About Soft Dentures

About Soft Dentures

For those with sensitive gums, wearing their regular dentures may create a painful experience. However, all hope is not lost. Soft dentures can help those with this problem.

Soft dentures and regular dentures are actually the same thing except for their lining. The inner liner of soft dentures is made from a softer material, generally rubber or silicone, which provides more comfort and less irritation for many wearers. Soft dentures also tend to better adapt to changes in the mouth, making them less likely to need adjustment through the years.

Despite these benefits, soft dentures do have their drawbacks. Those interested will need to consider these drawbacks before making a decision. For example, owners of soft dentures will need to stay on top of cleaning. Because these dentures, due to their absorbent nature, are harder to clean, more bacteria can build up and harm your health. Recent studies show that the bacteria in your mouth can damage more than just your teeth and gums but can affect the rest of your body as well. Another drawback to soft dentures is the reduction in pain. Although this fact attracts many denture wears, it can also create problems when individuals stop noticing painful problems with their bite and, thus, fail to get these problems fixed.

Other drawbacks to soft dentures include the frequent need to replace the liner as it hardens every one to two years as well as the chance that the dentures will deform, causing greater costs in repairs than for deformed hard dentures.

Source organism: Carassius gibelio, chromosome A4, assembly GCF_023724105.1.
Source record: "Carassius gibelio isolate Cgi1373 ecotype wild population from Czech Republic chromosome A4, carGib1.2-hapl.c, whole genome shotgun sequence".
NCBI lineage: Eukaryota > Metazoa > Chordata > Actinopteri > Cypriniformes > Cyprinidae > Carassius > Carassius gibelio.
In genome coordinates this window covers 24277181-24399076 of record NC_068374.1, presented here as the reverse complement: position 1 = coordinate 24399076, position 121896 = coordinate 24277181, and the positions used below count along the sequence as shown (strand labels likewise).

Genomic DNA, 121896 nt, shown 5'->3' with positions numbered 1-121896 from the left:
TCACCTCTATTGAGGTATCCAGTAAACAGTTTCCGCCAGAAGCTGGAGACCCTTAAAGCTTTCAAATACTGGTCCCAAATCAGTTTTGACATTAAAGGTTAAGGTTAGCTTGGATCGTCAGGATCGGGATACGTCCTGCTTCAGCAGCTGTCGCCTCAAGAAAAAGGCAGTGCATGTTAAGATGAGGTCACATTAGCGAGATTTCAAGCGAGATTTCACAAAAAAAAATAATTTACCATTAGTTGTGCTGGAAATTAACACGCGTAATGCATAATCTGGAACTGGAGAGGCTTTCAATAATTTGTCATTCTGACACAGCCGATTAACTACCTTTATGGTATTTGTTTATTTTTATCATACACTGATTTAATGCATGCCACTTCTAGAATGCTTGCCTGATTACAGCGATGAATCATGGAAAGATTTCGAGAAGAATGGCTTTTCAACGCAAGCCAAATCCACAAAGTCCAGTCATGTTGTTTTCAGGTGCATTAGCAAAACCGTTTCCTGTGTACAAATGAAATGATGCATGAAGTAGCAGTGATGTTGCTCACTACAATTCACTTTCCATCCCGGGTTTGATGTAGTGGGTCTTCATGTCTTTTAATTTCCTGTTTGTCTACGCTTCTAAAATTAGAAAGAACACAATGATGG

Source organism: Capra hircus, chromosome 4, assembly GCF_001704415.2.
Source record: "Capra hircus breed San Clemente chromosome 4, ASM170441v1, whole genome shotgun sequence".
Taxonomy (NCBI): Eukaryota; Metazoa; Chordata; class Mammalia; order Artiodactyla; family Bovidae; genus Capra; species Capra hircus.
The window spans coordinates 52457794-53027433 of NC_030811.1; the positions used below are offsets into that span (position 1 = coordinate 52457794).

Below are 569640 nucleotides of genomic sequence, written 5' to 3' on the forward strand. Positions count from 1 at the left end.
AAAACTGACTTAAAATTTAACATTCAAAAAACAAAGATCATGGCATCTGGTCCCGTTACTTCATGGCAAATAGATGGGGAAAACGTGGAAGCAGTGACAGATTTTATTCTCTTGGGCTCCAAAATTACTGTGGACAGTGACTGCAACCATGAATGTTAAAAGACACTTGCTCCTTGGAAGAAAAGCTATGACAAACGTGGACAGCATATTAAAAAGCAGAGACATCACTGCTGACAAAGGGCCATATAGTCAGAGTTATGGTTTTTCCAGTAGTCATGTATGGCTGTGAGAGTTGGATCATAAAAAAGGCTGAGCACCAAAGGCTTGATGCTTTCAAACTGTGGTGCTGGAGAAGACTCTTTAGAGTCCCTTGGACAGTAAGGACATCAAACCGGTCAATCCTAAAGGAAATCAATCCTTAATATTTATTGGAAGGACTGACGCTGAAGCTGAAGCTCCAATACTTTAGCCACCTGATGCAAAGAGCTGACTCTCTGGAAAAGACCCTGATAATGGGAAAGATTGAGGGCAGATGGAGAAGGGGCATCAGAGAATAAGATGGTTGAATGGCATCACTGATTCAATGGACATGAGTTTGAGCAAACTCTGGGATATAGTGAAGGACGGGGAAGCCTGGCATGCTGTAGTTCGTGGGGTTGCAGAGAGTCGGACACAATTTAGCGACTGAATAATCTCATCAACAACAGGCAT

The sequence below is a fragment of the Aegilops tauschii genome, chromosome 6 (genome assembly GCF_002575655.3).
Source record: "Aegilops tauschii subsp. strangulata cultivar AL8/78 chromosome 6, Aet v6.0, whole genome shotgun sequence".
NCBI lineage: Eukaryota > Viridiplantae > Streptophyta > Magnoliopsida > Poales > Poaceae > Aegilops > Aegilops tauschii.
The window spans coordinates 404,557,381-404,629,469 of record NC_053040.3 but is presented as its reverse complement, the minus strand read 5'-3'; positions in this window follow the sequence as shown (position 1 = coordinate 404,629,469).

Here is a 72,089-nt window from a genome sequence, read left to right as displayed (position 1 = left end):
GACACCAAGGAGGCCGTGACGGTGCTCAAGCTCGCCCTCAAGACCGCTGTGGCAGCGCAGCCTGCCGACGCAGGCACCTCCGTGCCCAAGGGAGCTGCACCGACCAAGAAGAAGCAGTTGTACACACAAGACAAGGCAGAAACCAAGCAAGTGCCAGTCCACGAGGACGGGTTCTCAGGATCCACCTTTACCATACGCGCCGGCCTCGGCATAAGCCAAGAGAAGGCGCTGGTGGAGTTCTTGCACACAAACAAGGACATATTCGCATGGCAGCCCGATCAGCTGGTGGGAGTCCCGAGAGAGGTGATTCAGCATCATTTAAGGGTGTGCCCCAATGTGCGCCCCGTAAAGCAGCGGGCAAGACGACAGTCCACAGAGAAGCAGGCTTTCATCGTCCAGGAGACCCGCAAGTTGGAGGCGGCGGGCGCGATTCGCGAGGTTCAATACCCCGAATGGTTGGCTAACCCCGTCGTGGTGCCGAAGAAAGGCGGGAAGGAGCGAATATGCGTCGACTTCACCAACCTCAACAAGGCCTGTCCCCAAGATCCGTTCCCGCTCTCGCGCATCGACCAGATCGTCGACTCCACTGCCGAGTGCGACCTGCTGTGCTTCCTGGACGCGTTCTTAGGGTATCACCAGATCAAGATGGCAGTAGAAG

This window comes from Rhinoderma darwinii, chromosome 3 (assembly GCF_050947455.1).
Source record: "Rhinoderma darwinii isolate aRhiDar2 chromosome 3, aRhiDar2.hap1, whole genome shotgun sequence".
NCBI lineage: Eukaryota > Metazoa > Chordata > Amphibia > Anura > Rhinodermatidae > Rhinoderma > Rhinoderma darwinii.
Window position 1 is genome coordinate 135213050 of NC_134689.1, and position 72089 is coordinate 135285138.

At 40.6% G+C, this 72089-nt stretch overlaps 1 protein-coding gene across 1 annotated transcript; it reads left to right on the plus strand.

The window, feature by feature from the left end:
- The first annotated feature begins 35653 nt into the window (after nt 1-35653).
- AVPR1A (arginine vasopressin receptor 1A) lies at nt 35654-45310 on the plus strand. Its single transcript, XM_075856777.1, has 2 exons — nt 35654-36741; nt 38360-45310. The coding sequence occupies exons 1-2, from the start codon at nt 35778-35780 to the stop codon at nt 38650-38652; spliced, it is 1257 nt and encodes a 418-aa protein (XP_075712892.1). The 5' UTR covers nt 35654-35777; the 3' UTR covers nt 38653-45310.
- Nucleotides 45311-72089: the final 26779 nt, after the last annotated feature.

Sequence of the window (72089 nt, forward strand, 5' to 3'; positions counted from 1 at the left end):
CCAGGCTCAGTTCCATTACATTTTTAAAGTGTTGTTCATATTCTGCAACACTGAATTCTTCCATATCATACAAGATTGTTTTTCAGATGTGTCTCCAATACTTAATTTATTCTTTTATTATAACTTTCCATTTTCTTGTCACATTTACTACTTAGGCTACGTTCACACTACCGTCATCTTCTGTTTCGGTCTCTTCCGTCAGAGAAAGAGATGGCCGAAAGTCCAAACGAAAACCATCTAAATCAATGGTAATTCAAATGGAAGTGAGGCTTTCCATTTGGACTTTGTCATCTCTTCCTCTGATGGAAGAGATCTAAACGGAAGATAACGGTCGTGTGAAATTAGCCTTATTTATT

Ehow.com offers information on the differences between soft and hard liners. The article explains how each type of denture differs from the other, why some people prefer one or the other, and gives basic information on dentures in general. It also offers information on temporary soft relines for those individuals experiencing severe denture problems.


The Denturist Association of British Columbia explains some of the benefits of soft denture liners. In addition to this explanation, they also give a history of soft liners--more than 20 years of research contributes to today's soft liners, and explain how to care for these dentures. Also, denture wearers are cautioned to visit their dentist regularly for checkups and professional cleaning.


An experienced dentist, Dr. Spiller's website gives a vast array of information about dentures. This particular page on his website describes denture relines. Dr. Spiller explains that dentures need relines every two years. He then continues about the differences between hard and soft relines and explains the virtues and drawbacks of soft liners. He also describes temporary soft liners.